TEL AVIV (Oct. 21)
Defense Minister Moshe Dayan told an American audience today that Israel has three major requests of the United States in the areas of foreign policy, support and security. He also reiterated his pessimistic views of early peace with the Arabs and said, “In my opinion we shall have to live for a long time under strain and battle before peace is achieved.” He said that if Soviet Russia wanted to force open the Suez Canal before there is a peace settlement, it would have to assume the responsibility of fighting the Israel Army and driving it back from the Canal’s banks.
Gen. Dayan, whose recent statements on foreign policy have stirred controversy within the Government, spoke before the 450 members of the United Jewish Appeal’s 14th study mission. He said the three requests of the U.S. were: support Israel’s stand, in the United Nations and elsewhere, that there can be no withdrawal from occupied Arab territories prior to a peace settlement; influence Soviet Russia to keep the Middle East out of the arena of Big Power conflicts and leave Israel and the Arab states to settle their differences directly; supply Israel with appropriate aircraft needed to maintain its security, especially in view of the continued French embargo of the 50 Mirage V jets that Israel purchased.
The Defense Minister said that there were three major political factors which did not exist before the June, 1967 Six-Day War: Israeli control of territory from the Golan Heights to the Suez Canal; control of the population of the occupied territories; and time, the duration of which is not known. He said Israel must exploit these factors immediately or it may miss an historic opportunity. Israeli forces should continue to hold the present lines and to combat terrorism and try to win the Arabs over, he said. But at the same time, Israel must prepare for another war. He stressed that every possible effort must be made to settle areas in Jerusalem, in the Jordan Valley and the Golan Heights. Above all, Gen. Dayan declared, “we have to shape our relations with the population of the occupied territories so that the Palestinian leaders will come to talk with us.” In reply to a question, he said it was possible to reach a peace settlement with one Arab country, but the key to the situation is Egypt.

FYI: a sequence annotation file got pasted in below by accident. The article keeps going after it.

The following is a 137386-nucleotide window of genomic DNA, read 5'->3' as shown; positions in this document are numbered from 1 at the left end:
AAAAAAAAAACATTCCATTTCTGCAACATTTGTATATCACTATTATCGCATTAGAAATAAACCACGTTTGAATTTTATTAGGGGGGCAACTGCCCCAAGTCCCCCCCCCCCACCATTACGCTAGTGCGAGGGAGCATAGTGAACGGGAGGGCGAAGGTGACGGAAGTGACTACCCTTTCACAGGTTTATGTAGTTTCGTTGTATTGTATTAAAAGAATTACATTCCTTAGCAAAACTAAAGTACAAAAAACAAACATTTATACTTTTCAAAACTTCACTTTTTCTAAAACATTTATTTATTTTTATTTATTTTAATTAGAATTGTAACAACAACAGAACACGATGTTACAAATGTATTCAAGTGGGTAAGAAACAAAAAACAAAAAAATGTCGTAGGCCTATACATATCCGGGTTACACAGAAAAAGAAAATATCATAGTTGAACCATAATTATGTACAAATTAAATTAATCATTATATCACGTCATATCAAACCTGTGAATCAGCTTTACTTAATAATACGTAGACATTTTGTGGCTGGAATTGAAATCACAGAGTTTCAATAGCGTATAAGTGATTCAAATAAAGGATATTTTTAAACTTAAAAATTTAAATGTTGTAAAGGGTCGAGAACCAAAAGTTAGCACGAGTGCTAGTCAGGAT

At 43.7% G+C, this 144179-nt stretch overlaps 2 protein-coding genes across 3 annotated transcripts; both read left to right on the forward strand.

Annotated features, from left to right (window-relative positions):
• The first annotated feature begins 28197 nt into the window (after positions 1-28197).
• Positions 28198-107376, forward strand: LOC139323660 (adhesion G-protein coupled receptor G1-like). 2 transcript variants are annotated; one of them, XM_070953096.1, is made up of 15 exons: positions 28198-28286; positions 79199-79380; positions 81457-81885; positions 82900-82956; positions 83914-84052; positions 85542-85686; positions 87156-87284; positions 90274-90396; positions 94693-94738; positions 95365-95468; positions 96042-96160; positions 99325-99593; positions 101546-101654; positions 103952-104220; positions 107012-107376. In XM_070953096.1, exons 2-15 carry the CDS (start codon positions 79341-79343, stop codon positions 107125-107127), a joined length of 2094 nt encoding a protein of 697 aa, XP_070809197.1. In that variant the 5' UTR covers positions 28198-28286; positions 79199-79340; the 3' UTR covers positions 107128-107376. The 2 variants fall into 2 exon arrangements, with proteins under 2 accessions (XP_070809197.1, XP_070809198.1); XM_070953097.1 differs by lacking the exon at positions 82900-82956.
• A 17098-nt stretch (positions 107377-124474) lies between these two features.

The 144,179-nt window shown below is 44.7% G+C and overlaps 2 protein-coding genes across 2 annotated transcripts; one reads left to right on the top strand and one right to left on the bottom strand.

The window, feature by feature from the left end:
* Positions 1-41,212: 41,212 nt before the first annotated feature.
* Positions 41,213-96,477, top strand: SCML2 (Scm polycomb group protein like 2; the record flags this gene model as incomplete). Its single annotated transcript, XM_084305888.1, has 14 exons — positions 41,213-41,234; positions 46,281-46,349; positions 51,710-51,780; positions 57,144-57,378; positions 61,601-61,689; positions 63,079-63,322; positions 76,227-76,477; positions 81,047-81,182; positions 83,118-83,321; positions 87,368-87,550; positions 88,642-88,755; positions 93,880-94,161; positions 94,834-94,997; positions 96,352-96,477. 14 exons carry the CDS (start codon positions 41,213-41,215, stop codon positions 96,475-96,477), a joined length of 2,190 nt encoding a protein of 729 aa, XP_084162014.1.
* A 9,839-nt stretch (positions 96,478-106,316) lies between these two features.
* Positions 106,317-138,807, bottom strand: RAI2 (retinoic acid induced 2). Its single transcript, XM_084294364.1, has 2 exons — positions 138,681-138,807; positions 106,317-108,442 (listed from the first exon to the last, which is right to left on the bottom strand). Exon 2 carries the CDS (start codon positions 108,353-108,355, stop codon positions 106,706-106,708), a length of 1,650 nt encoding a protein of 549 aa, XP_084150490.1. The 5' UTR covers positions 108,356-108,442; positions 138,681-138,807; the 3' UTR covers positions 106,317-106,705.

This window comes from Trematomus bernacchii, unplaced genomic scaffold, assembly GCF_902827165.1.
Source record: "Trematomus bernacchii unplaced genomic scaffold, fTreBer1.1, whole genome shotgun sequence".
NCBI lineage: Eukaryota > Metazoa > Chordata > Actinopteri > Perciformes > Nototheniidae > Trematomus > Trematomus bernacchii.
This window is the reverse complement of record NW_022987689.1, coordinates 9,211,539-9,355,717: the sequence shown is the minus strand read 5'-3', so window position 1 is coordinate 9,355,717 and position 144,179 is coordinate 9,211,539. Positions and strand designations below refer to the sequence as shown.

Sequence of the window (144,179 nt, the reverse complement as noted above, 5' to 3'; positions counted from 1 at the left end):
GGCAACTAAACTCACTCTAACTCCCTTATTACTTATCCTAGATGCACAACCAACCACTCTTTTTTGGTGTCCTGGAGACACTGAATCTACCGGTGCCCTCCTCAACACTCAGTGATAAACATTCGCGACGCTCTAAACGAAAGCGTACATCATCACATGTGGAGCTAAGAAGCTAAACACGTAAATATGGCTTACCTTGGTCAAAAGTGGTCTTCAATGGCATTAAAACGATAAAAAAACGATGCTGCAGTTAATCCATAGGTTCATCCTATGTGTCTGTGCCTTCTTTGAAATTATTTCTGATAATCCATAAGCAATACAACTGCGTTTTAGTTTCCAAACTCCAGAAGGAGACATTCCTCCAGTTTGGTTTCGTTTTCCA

KOLLEK TELLS MISSION OF PROBLEM OF ARAB ILLITERACY IN JERUSALEM
Mayor Teddy Kollek told the UJA study mission yesterday that the problem of illiteracy is greater in Jerusalem than in any other Israeli city. He attributed this situation in part to the fact that half of Jerusalem’s population is comprised of immigrants or children of immigrants who arrived during the past 20 years, mainly from backward Moslem countries.
Mayor Kollek said the problem of co-existence between Jews and Arabs here was aggravated by the increase in the Arab population since the June, 1967 war. Many West Bank Arabs have come to the city where wages are higher and prospects are better for a steady job, he said.
The 450 members of the 14th UJA study mission visited the Hebrew University where they were received by its president, Avraham Harman. They also visited the Western Wall, Mount Scopus, the Mount of Olives and Bethlehem. They attended dedication ceremonies in Lydda for the Zale Vocational High School, built with funds provided by the Zale family of Dallas, Texas, and Jacob Feldman, a Jewish community leader there. The Zale school will provide secondary education and training facilities for more than 600 students in the area which is the center of Israel’s aircraft industry. It has 12 classrooms, laboratories and a drafting room. The Zale family raised $390,000 toward the school’s construction and an additional $100,000 was contributed by Mr. Feldman to the Israel Education Fund.